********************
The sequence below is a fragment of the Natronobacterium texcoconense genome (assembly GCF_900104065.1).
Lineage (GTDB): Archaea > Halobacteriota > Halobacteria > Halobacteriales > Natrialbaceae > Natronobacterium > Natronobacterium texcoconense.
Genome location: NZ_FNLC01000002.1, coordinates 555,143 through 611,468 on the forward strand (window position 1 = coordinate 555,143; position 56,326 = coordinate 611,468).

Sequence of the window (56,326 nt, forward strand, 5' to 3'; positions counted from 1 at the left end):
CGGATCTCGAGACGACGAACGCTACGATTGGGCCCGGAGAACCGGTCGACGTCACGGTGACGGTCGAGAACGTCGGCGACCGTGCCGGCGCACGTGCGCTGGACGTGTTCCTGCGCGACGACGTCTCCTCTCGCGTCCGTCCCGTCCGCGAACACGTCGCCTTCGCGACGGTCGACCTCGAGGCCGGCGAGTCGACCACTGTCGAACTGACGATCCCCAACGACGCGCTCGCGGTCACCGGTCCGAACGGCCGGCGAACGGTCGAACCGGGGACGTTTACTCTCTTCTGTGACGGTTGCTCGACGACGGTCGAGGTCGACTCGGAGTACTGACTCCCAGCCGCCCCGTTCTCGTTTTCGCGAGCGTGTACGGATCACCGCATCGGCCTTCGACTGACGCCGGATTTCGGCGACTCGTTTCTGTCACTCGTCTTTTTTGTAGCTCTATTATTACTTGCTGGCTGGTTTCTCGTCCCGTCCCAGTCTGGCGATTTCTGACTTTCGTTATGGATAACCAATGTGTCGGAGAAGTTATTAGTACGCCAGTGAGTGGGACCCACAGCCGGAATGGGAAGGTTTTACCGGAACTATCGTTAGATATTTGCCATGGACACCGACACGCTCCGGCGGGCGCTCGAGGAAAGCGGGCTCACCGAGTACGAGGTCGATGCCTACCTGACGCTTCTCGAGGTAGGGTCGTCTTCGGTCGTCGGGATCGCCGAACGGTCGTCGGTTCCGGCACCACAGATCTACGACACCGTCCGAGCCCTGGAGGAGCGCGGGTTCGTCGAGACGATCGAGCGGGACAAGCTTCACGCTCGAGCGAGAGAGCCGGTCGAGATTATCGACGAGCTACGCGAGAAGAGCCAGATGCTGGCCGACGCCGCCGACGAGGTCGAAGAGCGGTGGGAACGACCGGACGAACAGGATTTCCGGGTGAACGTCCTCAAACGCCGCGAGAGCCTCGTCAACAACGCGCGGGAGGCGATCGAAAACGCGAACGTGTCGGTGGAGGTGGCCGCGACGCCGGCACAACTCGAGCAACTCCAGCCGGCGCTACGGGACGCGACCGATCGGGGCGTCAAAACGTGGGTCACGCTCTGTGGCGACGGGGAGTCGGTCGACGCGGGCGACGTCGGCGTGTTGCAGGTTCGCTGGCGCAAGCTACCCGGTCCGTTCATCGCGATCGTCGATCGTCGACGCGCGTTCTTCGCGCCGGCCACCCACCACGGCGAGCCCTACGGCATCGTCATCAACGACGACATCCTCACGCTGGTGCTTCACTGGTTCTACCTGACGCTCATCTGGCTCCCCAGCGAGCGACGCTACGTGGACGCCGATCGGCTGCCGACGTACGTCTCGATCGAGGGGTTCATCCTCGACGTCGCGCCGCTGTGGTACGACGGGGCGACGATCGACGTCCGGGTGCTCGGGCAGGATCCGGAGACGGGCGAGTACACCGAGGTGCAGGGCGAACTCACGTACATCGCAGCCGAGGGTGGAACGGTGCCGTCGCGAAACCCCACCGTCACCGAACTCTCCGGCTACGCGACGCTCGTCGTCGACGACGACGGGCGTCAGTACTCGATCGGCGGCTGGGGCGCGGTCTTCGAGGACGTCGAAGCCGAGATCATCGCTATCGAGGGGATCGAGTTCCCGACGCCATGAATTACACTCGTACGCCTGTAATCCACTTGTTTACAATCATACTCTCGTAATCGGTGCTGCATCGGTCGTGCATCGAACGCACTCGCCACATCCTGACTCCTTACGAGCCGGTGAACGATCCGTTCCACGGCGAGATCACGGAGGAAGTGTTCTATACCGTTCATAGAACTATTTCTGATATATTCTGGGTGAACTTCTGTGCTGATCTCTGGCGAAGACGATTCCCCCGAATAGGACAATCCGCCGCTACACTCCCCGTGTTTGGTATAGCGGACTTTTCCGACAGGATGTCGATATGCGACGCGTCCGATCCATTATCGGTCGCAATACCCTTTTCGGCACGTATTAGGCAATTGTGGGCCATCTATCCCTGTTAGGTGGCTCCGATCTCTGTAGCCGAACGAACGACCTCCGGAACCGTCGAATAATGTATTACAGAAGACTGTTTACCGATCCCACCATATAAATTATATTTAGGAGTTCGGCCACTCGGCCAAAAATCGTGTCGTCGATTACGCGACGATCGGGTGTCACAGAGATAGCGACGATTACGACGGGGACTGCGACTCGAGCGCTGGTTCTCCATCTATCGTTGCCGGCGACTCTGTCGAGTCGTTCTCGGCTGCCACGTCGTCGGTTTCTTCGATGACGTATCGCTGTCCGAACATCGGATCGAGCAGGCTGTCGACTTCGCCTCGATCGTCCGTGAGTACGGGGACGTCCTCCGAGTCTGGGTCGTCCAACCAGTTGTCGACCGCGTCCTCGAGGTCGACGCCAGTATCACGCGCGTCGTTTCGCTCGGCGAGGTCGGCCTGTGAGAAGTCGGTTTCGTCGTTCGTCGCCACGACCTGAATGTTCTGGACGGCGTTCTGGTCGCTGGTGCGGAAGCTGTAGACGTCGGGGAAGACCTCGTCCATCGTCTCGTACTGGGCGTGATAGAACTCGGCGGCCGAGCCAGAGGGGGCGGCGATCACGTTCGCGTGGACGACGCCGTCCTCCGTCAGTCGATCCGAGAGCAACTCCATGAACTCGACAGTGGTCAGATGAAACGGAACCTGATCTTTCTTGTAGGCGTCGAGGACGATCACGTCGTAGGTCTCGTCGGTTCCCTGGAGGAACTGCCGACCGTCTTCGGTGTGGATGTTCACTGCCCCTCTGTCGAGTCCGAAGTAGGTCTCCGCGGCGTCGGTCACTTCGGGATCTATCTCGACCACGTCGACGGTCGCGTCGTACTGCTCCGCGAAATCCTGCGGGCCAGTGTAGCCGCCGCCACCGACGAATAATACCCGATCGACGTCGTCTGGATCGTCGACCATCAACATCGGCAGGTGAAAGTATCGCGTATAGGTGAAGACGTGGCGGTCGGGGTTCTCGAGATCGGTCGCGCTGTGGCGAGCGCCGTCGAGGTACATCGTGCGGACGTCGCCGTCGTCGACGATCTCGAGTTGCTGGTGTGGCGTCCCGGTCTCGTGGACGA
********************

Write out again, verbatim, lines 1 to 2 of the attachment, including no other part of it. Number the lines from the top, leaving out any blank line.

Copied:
The sequence below is a fragment of the Natronobacterium texcoconense genome (assembly GCF_900104065.1).
Lineage (GTDB): Archaea > Halobacteriota > Halobacteria > Halobacteriales > Natrialbaceae > Natronobacterium > Natronobacterium texcoconense.